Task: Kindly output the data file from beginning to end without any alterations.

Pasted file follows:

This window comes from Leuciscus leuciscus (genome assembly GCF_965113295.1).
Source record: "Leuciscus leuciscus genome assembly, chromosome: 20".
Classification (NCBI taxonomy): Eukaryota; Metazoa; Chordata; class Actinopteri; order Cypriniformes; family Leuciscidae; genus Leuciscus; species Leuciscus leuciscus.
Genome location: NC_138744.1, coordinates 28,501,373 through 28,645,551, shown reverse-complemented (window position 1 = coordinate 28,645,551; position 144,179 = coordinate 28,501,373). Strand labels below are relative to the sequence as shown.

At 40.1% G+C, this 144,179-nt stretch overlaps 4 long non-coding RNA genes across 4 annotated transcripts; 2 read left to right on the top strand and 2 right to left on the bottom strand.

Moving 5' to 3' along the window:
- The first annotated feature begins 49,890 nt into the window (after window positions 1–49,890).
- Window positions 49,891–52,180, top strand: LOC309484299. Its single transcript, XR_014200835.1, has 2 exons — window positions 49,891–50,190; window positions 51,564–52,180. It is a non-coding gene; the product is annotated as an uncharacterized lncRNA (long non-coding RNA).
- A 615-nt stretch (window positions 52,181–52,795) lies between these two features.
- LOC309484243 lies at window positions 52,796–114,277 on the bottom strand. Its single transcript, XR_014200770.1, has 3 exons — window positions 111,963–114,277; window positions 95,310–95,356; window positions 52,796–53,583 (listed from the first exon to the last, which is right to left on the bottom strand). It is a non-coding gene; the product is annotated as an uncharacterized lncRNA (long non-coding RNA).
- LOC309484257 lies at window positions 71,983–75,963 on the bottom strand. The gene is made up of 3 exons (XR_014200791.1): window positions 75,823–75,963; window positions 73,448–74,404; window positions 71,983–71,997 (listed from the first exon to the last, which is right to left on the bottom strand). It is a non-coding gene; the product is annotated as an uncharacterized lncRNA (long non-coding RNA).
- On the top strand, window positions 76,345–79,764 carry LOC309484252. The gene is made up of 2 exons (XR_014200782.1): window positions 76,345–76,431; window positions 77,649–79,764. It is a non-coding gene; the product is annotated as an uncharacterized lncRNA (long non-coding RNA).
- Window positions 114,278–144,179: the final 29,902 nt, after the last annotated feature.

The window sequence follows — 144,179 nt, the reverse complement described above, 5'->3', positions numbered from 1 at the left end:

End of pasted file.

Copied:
This window comes from Leuciscus leuciscus (genome assembly GCF_965113295.1).
Source record: "Leuciscus leuciscus genome assembly, chromosome: 20".
Classification (NCBI taxonomy): Eukaryota; Metazoa; Chordata; class Actinopteri; order Cypriniformes; family Leuciscidae; genus Leuciscus; species Leuciscus leuciscus.
Genome location: NC_138744.1, coordinates 28,501,373 through 28,645,551, shown reverse-complemented (window position 1 = coordinate 28,645,551; position 144,179 = coordinate 28,501,373). Strand labels below are relative to the sequence as shown.

At 40.1% G+C, this 144,179-nt stretch overlaps 4 long non-coding RNA genes across 4 annotated transcripts; 2 read left to right on the top strand and 2 right to left on the bottom strand.

Moving 5' to 3' along the window:
- The first annotated feature begins 49,890 nt into the window (after window positions 1–49,890).
- Window positions 49,891–52,180, top strand: LOC309484299. Its single transcript, XR_014200835.1, has 2 exons — window positions 49,891–50,190; window positions 51,564–52,180. It is a non-coding gene; the product is annotated as an uncharacterized lncRNA (long non-coding RNA).
- A 615-nt stretch (window positions 52,181–52,795) lies between these two features.
- LOC309484243 lies at window positions 52,796–114,277 on the bottom strand. Its single transcript, XR_014200770.1, has 3 exons — window positions 111,963–114,277; window positions 95,310–95,356; window positions 52,796–53,583 (listed from the first exon to the last, which is right to left on the bottom strand). It is a non-coding gene; the product is annotated as an uncharacterized lncRNA (long non-coding RNA).
- LOC309484257 lies at window positions 71,983–75,963 on the bottom strand. The gene is made up of 3 exons (XR_014200791.1): window positions 75,823–75,963; window positions 73,448–74,404; window positions 71,983–71,997 (listed from the first exon to the last, which is right to left on the bottom strand). It is a non-coding gene; the product is annotated as an uncharacterized lncRNA (long non-coding RNA).
- On the top strand, window positions 76,345–79,764 carry LOC309484252. The gene is made up of 2 exons (XR_014200782.1): window positions 76,345–76,431; window positions 77,649–79,764. It is a non-coding gene; the product is annotated as an uncharacterized lncRNA (long non-coding RNA).
- Window positions 114,278–144,179: the final 29,902 nt, after the last annotated feature.

The window sequence follows — 144,179 nt, the reverse complement described above, 5'->3', positions numbered from 1 at the left end: